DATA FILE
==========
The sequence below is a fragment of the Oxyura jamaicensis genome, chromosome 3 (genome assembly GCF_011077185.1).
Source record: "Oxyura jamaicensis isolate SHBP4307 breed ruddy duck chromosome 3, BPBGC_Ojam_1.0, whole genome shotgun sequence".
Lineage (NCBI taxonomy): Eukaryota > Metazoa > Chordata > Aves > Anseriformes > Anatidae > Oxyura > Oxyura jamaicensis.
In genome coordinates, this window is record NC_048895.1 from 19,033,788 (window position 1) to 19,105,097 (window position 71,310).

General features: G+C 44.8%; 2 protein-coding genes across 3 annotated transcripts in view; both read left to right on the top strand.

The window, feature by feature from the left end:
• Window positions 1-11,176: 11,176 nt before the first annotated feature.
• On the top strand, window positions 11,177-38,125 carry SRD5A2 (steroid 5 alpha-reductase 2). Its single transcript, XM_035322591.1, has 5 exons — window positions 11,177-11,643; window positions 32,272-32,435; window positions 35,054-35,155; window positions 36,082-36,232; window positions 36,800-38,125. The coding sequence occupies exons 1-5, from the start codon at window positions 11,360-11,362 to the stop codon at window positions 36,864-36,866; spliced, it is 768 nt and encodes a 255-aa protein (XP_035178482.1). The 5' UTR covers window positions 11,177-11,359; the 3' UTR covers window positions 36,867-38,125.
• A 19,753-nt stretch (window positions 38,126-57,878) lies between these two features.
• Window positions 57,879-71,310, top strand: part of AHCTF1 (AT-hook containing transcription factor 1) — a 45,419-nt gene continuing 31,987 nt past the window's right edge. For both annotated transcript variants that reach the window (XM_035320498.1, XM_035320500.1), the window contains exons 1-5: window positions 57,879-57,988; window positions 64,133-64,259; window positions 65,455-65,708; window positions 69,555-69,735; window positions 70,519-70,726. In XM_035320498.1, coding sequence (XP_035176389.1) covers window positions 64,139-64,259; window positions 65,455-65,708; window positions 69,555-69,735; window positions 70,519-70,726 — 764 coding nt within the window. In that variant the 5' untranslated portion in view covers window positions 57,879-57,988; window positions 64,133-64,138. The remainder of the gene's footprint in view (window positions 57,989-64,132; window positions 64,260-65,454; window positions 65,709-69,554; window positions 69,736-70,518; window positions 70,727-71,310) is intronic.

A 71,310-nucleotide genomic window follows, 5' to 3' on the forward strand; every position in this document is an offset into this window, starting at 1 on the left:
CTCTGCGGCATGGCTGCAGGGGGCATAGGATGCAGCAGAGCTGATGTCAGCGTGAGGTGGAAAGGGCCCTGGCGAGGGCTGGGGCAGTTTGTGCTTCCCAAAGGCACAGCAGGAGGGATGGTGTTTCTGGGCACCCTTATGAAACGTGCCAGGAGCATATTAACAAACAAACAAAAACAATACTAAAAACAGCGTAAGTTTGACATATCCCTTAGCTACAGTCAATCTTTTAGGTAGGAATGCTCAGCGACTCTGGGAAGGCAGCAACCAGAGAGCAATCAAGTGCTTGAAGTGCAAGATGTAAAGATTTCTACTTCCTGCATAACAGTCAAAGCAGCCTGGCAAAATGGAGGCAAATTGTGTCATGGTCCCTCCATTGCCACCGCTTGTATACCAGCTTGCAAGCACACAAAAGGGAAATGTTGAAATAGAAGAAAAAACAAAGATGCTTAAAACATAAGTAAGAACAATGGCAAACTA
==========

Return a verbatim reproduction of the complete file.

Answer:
The sequence below is a fragment of the Oxyura jamaicensis genome, chromosome 3 (genome assembly GCF_011077185.1).
Source record: "Oxyura jamaicensis isolate SHBP4307 breed ruddy duck chromosome 3, BPBGC_Ojam_1.0, whole genome shotgun sequence".
Lineage (NCBI taxonomy): Eukaryota > Metazoa > Chordata > Aves > Anseriformes > Anatidae > Oxyura > Oxyura jamaicensis.
In genome coordinates, this window is record NC_048895.1 from 19,033,788 (window position 1) to 19,105,097 (window position 71,310).

General features: G+C 44.8%; 2 protein-coding genes across 3 annotated transcripts in view; both read left to right on the top strand.

The window, feature by feature from the left end:
• Window positions 1-11,176: 11,176 nt before the first annotated feature.
• On the top strand, window positions 11,177-38,125 carry SRD5A2 (steroid 5 alpha-reductase 2). Its single transcript, XM_035322591.1, has 5 exons — window positions 11,177-11,643; window positions 32,272-32,435; window positions 35,054-35,155; window positions 36,082-36,232; window positions 36,800-38,125. The coding sequence occupies exons 1-5, from the start codon at window positions 11,360-11,362 to the stop codon at window positions 36,864-36,866; spliced, it is 768 nt and encodes a 255-aa protein (XP_035178482.1). The 5' UTR covers window positions 11,177-11,359; the 3' UTR covers window positions 36,867-38,125.
• A 19,753-nt stretch (window positions 38,126-57,878) lies between these two features.
• Window positions 57,879-71,310, top strand: part of AHCTF1 (AT-hook containing transcription factor 1) — a 45,419-nt gene continuing 31,987 nt past the window's right edge. For both annotated transcript variants that reach the window (XM_035320498.1, XM_035320500.1), the window contains exons 1-5: window positions 57,879-57,988; window positions 64,133-64,259; window positions 65,455-65,708; window positions 69,555-69,735; window positions 70,519-70,726. In XM_035320498.1, coding sequence (XP_035176389.1) covers window positions 64,139-64,259; window positions 65,455-65,708; window positions 69,555-69,735; window positions 70,519-70,726 — 764 coding nt within the window. In that variant the 5' untranslated portion in view covers window positions 57,879-57,988; window positions 64,133-64,138. The remainder of the gene's footprint in view (window positions 57,989-64,132; window positions 64,260-65,454; window positions 65,709-69,554; window positions 69,736-70,518; window positions 70,727-71,310) is intronic.

A 71,310-nucleotide genomic window follows, 5' to 3' on the forward strand; every position in this document is an offset into this window, starting at 1 on the left:
CTCTGCGGCATGGCTGCAGGGGGCATAGGATGCAGCAGAGCTGATGTCAGCGTGAGGTGGAAAGGGCCCTGGCGAGGGCTGGGGCAGTTTGTGCTTCCCAAAGGCACAGCAGGAGGGATGGTGTTTCTGGGCACCCTTATGAAACGTGCCAGGAGCATATTAACAAACAAACAAAAACAATACTAAAAACAGCGTAAGTTTGACATATCCCTTAGCTACAGTCAATCTTTTAGGTAGGAATGCTCAGCGACTCTGGGAAGGCAGCAACCAGAGAGCAATCAAGTGCTTGAAGTGCAAGATGTAAAGATTTCTACTTCCTGCATAACAGTCAAAGCAGCCTGGCAAAATGGAGGCAAATTGTGTCATGGTCCCTCCATTGCCACCGCTTGTATACCAGCTTGCAAGCACACAAAAGGGAAATGTTGAAATAGAAGAAAAAACAAAGATGCTTAAAACATAAGTAAGAACAATGGCAAACTA